Juneau's Chris West, 25, always knew he wanted to be a teacher - he just never imagined his passion would take him all the way to Uganda to become the director of a children's home.
"I had the option either to go into teaching or go and look for a place of real need, so I just was open to any place that might take me," West said.
That's when West contacted Dorcas Children's Home, an African orphanage in the Bukessa district outside of Kampala, the capital of Uganda. After much research, West, along with colleague Kami Coy, of Portland, Ore., started teaching there in January 2008.
"I went to Uganda because I knew it has one of largest orphan populations in the world," West said.
With approximately 2.5 million orphans, Uganda also is known as the birthplace of the AIDS epidemic, West said.
"In the last 20 years, one out of every four people have AIDS, which is just an unbelievable statistic," West said. "But in the last couple years, it moved to one out of every 16, which was due to an incredible international push to get the ball rolling and to get work done there."
Uganda has been plagued with civil war and racial conflict. A group called the Lord's Resistance Army has abducted more than 60,000 kids to turn into soldiers in the last 20 years there, West said.
"It's just this country that is extremely beautiful, yet ripped apart," he said.
Also, the "constant sickness" in Uganda was surreal, West said.
"Malaria is carried among mosquitos there, so quite often kids will come in in the middle of the night with fevers over 100," he said. "They don't have very clean water, so they have worms a lot in their stomach. Constant gashes or bruises; they don't have shoes or anything on their feet, so it's just kind of a constant medical care."
Two months after West arrived, the home's owner and director got very sick.
"Basically there was no other option; they kind of placed the home in my hands," West said.
So, without meaning to, West became the director by mid-March 2008.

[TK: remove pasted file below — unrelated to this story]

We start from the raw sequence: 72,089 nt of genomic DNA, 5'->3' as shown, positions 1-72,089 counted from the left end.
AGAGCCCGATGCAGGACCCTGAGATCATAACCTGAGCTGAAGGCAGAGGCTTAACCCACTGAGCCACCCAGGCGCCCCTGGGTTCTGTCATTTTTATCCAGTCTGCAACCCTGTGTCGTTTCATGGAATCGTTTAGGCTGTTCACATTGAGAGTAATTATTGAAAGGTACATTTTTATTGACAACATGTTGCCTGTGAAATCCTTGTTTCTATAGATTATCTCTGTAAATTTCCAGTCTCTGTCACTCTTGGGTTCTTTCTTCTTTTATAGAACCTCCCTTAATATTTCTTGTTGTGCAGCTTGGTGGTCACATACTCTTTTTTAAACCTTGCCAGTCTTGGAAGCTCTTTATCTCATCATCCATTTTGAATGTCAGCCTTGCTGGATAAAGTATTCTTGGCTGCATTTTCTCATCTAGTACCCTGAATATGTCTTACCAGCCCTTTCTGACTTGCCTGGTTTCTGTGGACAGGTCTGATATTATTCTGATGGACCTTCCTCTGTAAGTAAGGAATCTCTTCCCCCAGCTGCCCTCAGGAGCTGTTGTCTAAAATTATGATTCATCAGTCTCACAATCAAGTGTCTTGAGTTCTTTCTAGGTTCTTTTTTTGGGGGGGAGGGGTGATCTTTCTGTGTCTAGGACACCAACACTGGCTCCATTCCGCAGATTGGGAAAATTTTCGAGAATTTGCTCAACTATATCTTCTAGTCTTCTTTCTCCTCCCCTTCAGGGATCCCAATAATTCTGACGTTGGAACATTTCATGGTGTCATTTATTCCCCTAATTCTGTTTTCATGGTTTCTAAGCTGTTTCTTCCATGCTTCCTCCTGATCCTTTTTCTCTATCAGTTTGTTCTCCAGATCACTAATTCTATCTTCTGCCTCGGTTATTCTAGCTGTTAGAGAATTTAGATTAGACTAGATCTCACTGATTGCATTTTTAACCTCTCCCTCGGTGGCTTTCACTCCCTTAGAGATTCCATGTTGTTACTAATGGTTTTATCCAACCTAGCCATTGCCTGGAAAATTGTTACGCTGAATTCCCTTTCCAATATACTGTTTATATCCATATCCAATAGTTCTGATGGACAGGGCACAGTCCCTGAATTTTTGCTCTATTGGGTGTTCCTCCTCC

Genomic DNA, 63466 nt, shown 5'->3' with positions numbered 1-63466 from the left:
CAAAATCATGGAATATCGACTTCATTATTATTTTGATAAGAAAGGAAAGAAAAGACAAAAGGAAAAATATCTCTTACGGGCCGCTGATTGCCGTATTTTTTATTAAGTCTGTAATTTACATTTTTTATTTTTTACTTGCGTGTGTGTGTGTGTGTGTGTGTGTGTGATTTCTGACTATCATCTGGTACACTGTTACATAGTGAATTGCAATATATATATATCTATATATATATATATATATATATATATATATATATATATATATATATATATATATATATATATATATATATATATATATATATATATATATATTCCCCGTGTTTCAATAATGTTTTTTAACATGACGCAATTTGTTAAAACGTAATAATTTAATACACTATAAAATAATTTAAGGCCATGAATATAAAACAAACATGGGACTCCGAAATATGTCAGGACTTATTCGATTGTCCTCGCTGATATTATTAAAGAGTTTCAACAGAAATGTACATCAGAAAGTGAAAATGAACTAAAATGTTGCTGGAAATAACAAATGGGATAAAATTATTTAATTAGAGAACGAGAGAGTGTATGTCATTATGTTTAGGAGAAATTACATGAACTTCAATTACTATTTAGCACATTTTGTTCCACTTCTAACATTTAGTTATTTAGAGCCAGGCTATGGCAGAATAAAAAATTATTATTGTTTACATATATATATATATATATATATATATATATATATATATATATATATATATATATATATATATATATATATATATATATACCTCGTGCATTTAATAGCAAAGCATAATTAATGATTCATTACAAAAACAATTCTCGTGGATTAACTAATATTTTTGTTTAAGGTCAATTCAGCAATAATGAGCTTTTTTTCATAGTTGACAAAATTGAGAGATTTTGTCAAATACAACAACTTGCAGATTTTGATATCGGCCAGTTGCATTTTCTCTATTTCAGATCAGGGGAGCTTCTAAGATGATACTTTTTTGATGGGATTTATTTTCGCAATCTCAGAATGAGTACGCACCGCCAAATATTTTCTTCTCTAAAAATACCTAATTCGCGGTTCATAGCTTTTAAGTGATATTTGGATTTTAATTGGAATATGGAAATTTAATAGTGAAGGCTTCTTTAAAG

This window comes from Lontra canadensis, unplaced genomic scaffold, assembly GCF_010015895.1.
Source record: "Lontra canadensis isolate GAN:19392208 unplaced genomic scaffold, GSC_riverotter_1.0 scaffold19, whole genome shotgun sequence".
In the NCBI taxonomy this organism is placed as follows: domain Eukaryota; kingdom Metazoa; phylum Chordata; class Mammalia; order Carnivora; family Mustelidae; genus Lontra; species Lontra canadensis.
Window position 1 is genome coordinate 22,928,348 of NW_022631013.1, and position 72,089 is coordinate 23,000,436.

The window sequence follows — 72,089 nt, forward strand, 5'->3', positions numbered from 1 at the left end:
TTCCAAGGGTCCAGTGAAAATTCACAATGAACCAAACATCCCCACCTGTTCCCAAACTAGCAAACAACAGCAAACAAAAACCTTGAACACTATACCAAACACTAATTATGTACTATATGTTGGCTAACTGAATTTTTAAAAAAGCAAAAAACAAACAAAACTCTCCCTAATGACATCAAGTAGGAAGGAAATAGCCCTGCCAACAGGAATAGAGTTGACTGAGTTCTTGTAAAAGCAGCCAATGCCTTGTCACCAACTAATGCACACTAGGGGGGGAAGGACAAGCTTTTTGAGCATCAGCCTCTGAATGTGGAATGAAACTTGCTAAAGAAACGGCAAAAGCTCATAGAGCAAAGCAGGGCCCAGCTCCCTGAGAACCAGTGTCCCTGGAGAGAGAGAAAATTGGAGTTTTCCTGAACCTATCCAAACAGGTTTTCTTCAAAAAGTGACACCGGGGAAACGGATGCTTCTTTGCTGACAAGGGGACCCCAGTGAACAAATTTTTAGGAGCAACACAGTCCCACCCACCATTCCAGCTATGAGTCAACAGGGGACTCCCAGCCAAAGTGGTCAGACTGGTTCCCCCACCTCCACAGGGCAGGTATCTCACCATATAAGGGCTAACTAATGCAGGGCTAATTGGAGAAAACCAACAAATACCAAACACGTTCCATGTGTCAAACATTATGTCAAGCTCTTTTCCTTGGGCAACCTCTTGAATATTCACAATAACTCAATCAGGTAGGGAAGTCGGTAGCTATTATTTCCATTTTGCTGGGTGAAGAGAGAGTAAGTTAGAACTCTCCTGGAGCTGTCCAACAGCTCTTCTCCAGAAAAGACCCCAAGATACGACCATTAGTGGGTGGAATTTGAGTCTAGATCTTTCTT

"I was a 24-year-old, and all of a sudden, I was raising 25 kids on a daily basis," West said. "It was the hardest thing I've ever experienced in my life. It's not a single hour of the day that you're off. ... It was just to the point where I'd get sick almost every couple weeks, because I was just over-worked and under-slept."
West was shocked to learn of years of troubling misconduct involving the director.
"When we confronted him and told him it was not going to happen anymore, it became dangerous for us to stay in the country," West said.
West never officially reported the misconduct but did document it in a letter to the home's donors, urging them to drop their financial support. In the end, Dorcas Children's Home closed, and more than three months later, West and his colleagues moved the kids into a new home, the Bukessa Children's Home, which has 21 boys and nine girls, ages 4 to 18.
Despite that trauma, "the main thing is that we're still providing and doing the same work that we did when we were there in 2008," West said.
West returned home in December 2008. Although Uganda is quite different, West believes there are striking similarities between the capitals of Uganda and Alaska.
"There is a general sense of community, where everyone knows each other," West said. "There is just a connection here that I haven't experienced in any other town than when I've lived in Uganda, which is what kind of made me fall in love with the place."
One child, Reagan, did not know where his father was, and his mother could not provide for him.
"His mother would just go into the city and just leave him in the room locked up for four or five days in a row without food or anything," West said. "You've got a situation like this where a child doesn't even know how to hug. He just feels this constant abandonment."
But West said it was amazing to see Reagan's transformation.
"He was isolated and didn't accept any sort of affection," West said. "But after months and months, when every day he does feel cared for, every day he receives food and affection, eventually it's amazing - there's no way to get him to stop hugging you."
"Being able to hug kids and to see them seriously change based on having a good bed at night, having clean clothes and water, have a chance to go to school, receiving affection and care, receiving a community - they have just a sense of actual family that comes in a home like that. The kids just go through an unbelievable transformation."
West and his colleagues are holding a fundraiser tonight for the Bukessa Children's Home, which takes about $35,000 to run a year, West said. West hopes to raise around $5,000 tonight. For more information about the fundraiser, call Erica Simpson at 723-2860.
• Contact Neighbors editor Kim Andree at 523-2272 or email@example.com.